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Gulf subsidies threaten major U.S. economic sector, writes former U.S. Treasury official, drawing parallels to demise of shipbuilding industry

new report says that the rapid, government-subsidized expansion of capacity by Qatar Airways, Etihad Airways and Emirates into the United States is following a historical pattern that points to dramatic and irrevocable long-term harm to a core segment of the U.S. economy.

The research report, authored by Aaron Klein, director of the Financial Regulatory Reform Initiative at the Bipartisan Policy Center and a former deputy assistant secretary for economic policy at the U.S. Treasury Department, draws clear parallels from the decline of the domestic shipbuilding industry to the present-day trade dispute with the subsidized carriers. 

The paper, entitled, “Decline in U.S. Shipbuilding Industry: A Cautionary Tale of Foreign Subsidies Destroying U.S. Jobs,” examines the systematic elimination of the U.S. domestic shipbuilding industry through the 1980s and 1990s as a result of subsidized foreign competition. Qatar Airways, Etihad Airways and Emirates have received more than $42 billion in subsidies and other benefits from their government owners in the past decade, in violation of Open Skies agreements.

“The effects of foreign subsidization on our economy are substantial and deeply detrimental,” said Klein. “Jobs that are lost do not come back. Portions of the industrial base can be eroded, devastating companies, communities, and significantly impacting our national defense.”

Klein continues: “The end of a level playing field in aviation, with U.S. companies facing direct competition from subsidized foreign carriers, is remarkably similar to what happened to U.S. shipbuilders in the 1980s. If these foreign carriers are indeed successful in shifting traffic from American companies to their own, then American aviation will suffer,” he writes.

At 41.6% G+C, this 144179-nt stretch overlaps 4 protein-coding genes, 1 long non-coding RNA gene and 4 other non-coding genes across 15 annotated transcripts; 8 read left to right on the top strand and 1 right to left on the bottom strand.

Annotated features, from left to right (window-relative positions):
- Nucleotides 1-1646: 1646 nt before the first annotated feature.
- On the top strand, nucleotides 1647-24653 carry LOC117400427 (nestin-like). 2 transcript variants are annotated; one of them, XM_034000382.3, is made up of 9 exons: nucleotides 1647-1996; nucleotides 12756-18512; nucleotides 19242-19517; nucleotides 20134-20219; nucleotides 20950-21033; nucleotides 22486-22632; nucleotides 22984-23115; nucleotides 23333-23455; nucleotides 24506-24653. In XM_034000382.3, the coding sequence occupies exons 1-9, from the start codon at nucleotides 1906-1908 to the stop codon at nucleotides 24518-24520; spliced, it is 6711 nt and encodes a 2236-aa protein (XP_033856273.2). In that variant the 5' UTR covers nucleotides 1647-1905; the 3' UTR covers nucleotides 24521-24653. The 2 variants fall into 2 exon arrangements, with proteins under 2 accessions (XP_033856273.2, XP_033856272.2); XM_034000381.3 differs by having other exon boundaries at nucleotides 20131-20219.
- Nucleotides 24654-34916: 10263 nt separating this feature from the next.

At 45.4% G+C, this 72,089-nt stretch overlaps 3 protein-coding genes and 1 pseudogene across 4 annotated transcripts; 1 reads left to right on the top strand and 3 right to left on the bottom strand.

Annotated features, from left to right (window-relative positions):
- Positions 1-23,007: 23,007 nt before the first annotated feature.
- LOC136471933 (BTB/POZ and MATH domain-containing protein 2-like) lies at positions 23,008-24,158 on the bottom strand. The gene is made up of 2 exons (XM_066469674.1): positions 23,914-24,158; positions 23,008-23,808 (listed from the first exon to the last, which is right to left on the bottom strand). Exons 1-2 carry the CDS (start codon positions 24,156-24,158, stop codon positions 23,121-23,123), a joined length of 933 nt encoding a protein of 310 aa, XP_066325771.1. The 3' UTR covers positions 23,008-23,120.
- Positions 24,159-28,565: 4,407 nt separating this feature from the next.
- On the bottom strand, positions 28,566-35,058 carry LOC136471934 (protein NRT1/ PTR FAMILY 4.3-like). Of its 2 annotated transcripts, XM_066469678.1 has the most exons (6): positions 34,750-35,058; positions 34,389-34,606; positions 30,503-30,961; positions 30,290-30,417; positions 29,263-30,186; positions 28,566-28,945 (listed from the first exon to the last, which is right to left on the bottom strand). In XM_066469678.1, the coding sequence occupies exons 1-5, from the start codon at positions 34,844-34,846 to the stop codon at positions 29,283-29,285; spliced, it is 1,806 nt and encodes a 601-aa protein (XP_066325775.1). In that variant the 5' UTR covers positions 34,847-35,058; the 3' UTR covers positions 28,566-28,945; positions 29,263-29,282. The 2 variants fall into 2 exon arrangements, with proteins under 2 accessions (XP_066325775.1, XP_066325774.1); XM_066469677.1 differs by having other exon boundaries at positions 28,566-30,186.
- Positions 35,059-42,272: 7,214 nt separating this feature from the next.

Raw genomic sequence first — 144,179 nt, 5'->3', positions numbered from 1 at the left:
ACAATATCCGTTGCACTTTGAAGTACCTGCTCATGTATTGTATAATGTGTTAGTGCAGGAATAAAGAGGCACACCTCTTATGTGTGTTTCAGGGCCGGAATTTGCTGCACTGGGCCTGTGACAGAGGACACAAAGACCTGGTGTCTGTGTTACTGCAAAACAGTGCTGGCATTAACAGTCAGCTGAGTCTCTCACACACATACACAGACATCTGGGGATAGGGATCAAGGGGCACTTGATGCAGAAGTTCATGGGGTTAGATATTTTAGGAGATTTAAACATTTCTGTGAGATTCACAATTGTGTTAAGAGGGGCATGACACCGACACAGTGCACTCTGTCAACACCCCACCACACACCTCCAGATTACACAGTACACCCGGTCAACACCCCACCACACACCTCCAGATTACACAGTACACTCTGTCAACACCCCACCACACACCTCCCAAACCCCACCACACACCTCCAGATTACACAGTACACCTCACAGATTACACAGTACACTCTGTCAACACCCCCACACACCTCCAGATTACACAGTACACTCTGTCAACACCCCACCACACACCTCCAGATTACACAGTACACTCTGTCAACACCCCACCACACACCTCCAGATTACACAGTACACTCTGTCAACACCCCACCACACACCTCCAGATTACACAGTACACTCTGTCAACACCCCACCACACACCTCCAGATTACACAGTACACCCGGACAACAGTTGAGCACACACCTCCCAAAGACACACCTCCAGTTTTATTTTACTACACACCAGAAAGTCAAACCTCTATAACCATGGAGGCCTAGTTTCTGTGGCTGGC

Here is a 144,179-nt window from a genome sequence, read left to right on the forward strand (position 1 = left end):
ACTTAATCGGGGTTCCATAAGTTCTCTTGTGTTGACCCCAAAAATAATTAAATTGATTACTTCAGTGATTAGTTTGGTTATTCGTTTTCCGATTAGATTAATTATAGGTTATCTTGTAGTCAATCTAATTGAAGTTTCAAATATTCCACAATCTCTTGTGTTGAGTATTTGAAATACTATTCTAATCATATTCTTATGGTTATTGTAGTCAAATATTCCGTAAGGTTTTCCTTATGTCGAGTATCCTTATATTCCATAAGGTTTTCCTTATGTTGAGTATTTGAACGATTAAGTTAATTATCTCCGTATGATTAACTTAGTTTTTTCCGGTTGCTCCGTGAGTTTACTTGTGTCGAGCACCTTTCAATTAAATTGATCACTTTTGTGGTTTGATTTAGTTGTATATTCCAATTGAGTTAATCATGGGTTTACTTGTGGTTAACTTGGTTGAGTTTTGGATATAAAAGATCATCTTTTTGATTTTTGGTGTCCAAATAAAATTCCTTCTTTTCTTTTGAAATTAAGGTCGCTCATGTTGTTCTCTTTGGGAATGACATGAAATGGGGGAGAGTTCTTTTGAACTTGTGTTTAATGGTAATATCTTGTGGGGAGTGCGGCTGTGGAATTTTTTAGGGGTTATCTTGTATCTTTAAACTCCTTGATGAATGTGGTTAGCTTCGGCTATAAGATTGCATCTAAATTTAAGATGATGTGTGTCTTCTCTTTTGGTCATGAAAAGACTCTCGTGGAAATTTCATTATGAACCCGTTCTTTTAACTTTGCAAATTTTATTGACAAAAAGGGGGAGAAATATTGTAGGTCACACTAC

The report also estimates that the effects of continued inaction could put 200,000 American jobs at risk -- a significantly higher number than previous estimates provided by the Partnership for Open & Fair Skies to the U.S. government agencies currently reviewing the issue. “If this foreign subsidized capacity remains unregulated, the U.S. aviation industry will be decimated by a loss of almost 200,000 jobs, when considering losses from passenger traffic and those jobs supported by passenger aviation.”

Delta is a member of the Partnership for Open & Fair Skies, which has emphasized that subsidized Gulf carriers are distorting the global marketplace, harming the U.S. airline industry and threatening U.S. workers’ jobs. Sixty Delta front-line employees took this same message to Capitol Hill in June when they visited more than 200 Congressional offices to urge the U.S. government to open talks with the governments of Qatar and United Arab Emirates. 

“The end of a level playing field in aviation, with U.S. companies facing direct competition from subsidized foreign carriers, is remarkably similar to what happened to U.S. shipbuilders in the 1980s. If these foreign carriers are indeed successful in shifting traffic from American companies to their own, then American aviation will suffer.” 

 
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